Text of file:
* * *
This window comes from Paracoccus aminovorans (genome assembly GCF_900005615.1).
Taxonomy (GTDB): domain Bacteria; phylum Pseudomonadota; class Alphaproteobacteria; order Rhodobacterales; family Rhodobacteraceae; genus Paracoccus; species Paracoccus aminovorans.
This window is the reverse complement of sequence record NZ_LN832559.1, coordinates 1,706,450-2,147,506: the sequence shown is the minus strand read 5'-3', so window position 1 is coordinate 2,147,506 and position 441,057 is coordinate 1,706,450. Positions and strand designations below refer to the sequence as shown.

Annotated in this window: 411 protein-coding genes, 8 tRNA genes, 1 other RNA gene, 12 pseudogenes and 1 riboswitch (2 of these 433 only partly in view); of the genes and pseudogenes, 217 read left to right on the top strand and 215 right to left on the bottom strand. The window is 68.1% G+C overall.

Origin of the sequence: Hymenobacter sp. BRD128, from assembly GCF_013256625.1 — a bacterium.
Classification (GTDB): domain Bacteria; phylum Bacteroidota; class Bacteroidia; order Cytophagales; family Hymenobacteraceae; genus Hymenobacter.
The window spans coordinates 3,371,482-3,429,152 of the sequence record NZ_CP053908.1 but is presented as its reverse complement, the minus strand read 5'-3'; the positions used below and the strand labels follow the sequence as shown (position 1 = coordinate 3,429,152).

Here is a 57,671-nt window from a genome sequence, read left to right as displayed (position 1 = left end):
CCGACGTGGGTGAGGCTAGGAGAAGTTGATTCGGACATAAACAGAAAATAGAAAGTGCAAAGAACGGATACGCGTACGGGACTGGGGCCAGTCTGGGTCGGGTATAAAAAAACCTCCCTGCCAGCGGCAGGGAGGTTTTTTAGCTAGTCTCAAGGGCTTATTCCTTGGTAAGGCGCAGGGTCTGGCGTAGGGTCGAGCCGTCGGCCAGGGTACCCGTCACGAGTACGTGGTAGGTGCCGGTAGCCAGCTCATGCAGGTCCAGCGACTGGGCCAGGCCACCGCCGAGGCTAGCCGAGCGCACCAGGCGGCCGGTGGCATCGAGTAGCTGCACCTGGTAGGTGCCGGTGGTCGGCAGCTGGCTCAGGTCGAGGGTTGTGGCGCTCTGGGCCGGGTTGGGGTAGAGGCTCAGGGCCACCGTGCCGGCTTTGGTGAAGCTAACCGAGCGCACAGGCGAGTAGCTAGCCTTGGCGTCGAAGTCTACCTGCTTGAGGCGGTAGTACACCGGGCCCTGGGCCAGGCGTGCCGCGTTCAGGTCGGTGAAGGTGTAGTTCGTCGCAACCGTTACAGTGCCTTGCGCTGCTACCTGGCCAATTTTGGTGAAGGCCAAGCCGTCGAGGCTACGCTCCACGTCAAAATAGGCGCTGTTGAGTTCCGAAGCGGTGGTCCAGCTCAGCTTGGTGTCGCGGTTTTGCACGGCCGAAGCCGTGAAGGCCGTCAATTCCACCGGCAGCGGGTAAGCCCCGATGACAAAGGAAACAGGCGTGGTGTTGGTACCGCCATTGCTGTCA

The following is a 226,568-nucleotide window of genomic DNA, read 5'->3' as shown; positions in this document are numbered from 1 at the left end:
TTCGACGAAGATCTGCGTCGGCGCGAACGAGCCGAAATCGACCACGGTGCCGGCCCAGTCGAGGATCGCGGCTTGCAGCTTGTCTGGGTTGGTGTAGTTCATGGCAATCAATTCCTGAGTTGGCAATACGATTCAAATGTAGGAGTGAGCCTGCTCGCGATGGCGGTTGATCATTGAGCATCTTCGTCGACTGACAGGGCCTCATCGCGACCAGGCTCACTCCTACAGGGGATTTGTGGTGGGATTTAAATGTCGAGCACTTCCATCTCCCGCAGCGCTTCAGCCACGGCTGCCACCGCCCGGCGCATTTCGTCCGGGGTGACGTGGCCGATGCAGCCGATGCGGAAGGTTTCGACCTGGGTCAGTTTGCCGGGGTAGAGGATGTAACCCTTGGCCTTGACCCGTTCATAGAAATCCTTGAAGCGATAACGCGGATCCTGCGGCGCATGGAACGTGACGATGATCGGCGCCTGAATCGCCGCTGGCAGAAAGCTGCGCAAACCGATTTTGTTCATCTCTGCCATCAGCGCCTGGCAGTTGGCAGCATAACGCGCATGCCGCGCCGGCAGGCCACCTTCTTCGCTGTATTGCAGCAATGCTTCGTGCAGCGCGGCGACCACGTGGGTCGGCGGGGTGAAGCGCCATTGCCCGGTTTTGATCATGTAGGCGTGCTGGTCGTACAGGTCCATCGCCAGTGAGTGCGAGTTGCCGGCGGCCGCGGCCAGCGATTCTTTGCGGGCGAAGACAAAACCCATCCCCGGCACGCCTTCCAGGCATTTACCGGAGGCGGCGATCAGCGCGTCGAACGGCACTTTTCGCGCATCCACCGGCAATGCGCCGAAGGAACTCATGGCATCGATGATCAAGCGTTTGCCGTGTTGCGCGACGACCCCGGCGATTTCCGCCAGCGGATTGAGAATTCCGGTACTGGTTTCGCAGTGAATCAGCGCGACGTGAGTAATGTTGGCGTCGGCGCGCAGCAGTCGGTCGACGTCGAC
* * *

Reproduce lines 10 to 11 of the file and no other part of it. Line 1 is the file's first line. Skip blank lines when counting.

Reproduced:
The following is a 226,568-nucleotide window of genomic DNA, read 5'->3' as shown; positions in this document are numbered from 1 at the left end:
TTCGACGAAGATCTGCGTCGGCGCGAACGAGCCGAAATCGACCACGGTGCCGGCCCAGTCGAGGATCGCGGCTTGCAGCTTGTCTGGGTTGGTGTAGTTCATGGCAATCAATTCCTGAGTTGGCAATACGATTCAAATGTAGGAGTGAGCCTGCTCGCGATGGCGGTTGATCATTGAGCATCTTCGTCGACTGACAGGGCCTCATCGCGACCAGGCTCACTCCTACAGGGGATTTGTGGTGGGATTTAAATGTCGAGCACTTCCATCTCCCGCAGCGCTTCAGCCACGGCTGCCACCGCCCGGCGCATTTCGTCCGGGGTGACGTGGCCGATGCAGCCGATGCGGAAGGTTTCGACCTGGGTCAGTTTGCCGGGGTAGAGGATGTAACCCTTGGCCTTGACCCGTTCATAGAAATCCTTGAAGCGATAACGCGGATCCTGCGGCGCATGGAACGTGACGATGATCGGCGCCTGAATCGCCGCTGGCAGAAAGCTGCGCAAACCGATTTTGTTCATCTCTGCCATCAGCGCCTGGCAGTTGGCAGCATAACGCGCATGCCGCGCCGGCAGGCCACCTTCTTCGCTGTATTGCAGCAATGCTTCGTGCAGCGCGGCGACCACGTGGGTCGGCGGGGTGAAGCGCCATTGCCCGGTTTTGATCATGTAGGCGTGCTGGTCGTACAGGTCCATCGCCAGTGAGTGCGAGTTGCCGGCGGCCGCGGCCAGCGATTCTTTGCGGGCGAAGACAAAACCCATCCCCGGCACGCCTTCCAGGCATTTACCGGAGGCGGCGATCAGCGCGTCGAACGGCACTTTTCGCGCATCCACCGGCAATGCGCCGAAGGAACTCATGGCATCGATGATCAAGCGTTTGCCGTGTTGCGCGACGACCCCGGCGATTTCCGCCAGCGGATTGAGAATTCCGGTACTGGTTTCGCAGTGAATCAGCGCGACGTGAGTAATGTTGGCGTCGGCGCGCAGCAGTCGGTCGACGTCGAC